Many of the complaints about the expenditure of levies would disappear once those spending them were fully accountable to those who paid them. It’s called taxation with representation.

David Leyonhjelm

David Leyonhjelm

has worked in agribusiness for 30 years and is a Senator for NSW representing the Liberal Democrats.
Date: Newest first | Oldest first


12/09/2014 1:31:49 PM

Dear Sir. Please do not use your donkey vote numbers to impede a clear majority elected govt to carry out their policies to get the budget back in shape. Get those macro settings right first. Onion levies, not sure but too many noses in the troughs of agriculture and doing studies of their own like PhD while they should be working for levy payers. Clean out required.
8/09/2014 6:36:19 PM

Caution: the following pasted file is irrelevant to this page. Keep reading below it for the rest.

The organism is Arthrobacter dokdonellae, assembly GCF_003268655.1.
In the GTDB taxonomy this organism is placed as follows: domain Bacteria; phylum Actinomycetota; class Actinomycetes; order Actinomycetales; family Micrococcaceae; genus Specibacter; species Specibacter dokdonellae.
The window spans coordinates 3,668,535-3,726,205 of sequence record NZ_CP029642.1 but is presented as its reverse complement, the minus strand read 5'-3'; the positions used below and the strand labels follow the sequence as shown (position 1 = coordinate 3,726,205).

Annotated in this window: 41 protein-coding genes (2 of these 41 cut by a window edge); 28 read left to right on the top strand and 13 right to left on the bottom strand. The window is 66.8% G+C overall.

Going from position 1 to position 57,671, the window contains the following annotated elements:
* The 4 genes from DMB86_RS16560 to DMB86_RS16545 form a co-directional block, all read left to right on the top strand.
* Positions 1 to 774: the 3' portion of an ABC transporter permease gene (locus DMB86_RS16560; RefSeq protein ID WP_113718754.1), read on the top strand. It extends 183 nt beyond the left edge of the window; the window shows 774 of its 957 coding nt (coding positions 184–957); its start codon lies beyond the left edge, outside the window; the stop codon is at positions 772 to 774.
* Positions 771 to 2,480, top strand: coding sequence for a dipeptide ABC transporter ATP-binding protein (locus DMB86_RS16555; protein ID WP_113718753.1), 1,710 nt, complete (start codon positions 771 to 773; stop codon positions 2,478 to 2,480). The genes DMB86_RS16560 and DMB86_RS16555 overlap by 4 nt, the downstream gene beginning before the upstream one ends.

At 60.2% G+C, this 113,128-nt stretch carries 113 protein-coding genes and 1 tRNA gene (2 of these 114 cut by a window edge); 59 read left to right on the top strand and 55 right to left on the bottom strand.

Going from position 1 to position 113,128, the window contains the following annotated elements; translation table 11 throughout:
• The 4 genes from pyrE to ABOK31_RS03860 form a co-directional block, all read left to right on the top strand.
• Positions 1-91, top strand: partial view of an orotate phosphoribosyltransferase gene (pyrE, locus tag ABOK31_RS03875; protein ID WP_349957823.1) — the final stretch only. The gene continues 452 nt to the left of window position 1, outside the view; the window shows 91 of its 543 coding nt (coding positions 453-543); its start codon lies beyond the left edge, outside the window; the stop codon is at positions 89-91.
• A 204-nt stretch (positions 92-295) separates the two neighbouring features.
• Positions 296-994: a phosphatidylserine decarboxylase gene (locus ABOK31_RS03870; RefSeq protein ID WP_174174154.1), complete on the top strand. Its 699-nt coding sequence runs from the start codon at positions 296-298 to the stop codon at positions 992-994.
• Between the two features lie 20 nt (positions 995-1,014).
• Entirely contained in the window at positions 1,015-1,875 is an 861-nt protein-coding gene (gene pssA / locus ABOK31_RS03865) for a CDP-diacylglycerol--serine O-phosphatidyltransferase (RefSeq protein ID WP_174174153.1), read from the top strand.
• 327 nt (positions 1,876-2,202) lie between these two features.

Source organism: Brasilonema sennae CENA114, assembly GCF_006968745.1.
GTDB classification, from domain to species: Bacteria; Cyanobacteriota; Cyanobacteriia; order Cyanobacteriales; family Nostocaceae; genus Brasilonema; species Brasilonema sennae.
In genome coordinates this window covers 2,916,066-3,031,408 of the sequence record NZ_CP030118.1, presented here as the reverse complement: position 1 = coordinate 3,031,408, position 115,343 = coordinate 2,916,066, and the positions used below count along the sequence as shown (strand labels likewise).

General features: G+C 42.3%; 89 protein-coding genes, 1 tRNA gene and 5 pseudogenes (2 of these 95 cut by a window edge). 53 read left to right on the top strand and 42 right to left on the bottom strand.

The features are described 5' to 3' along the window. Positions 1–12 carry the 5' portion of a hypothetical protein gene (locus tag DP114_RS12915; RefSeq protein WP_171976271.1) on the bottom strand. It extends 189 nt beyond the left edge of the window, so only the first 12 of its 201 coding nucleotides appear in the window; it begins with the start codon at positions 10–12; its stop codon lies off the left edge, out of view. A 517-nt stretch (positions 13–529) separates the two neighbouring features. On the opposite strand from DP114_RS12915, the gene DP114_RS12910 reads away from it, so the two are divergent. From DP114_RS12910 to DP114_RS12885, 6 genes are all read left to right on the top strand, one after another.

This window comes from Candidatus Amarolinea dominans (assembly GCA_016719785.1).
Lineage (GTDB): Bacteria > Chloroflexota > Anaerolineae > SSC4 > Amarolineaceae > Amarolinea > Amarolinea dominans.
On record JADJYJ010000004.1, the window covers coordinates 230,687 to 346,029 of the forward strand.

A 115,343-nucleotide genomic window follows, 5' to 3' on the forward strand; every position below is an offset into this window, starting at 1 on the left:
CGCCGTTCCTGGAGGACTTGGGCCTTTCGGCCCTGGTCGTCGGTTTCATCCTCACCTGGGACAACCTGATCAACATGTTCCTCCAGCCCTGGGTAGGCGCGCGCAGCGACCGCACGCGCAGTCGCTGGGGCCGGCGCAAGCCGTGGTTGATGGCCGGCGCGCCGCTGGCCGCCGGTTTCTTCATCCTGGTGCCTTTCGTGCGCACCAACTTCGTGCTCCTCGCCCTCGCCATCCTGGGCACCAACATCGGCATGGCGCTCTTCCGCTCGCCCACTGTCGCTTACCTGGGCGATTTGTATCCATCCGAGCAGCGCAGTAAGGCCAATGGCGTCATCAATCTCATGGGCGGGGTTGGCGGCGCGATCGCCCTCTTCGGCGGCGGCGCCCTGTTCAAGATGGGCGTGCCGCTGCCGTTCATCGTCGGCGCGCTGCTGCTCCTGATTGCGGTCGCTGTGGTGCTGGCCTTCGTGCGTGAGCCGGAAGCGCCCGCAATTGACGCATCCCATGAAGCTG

“PAYG, when you suggest that only people with no brains join State Farmer Organisations. I would say to you, (based on many of your posts) "people in glass houses should not throw stones".” – argis……I’m just absolutely devastated that a comment referred, rusted-on and dwindling member of the referred obnoxious old boys club, that refuses to acknowledge or adopt the concept of any form of modernisation based on individual free-enterprise, would think that I live in a glass house. Throw all the stones you like mate, my house is made of a more modern material.
8/09/2014 8:51:36 AM

PAYG, when you suggest that only people with no brains join State Farmer Organisations. I would say to you, (based on many of your posts) "people in glass houses should not throw stones".
Rylstone Sceptic
8/09/2014 8:09:27 AM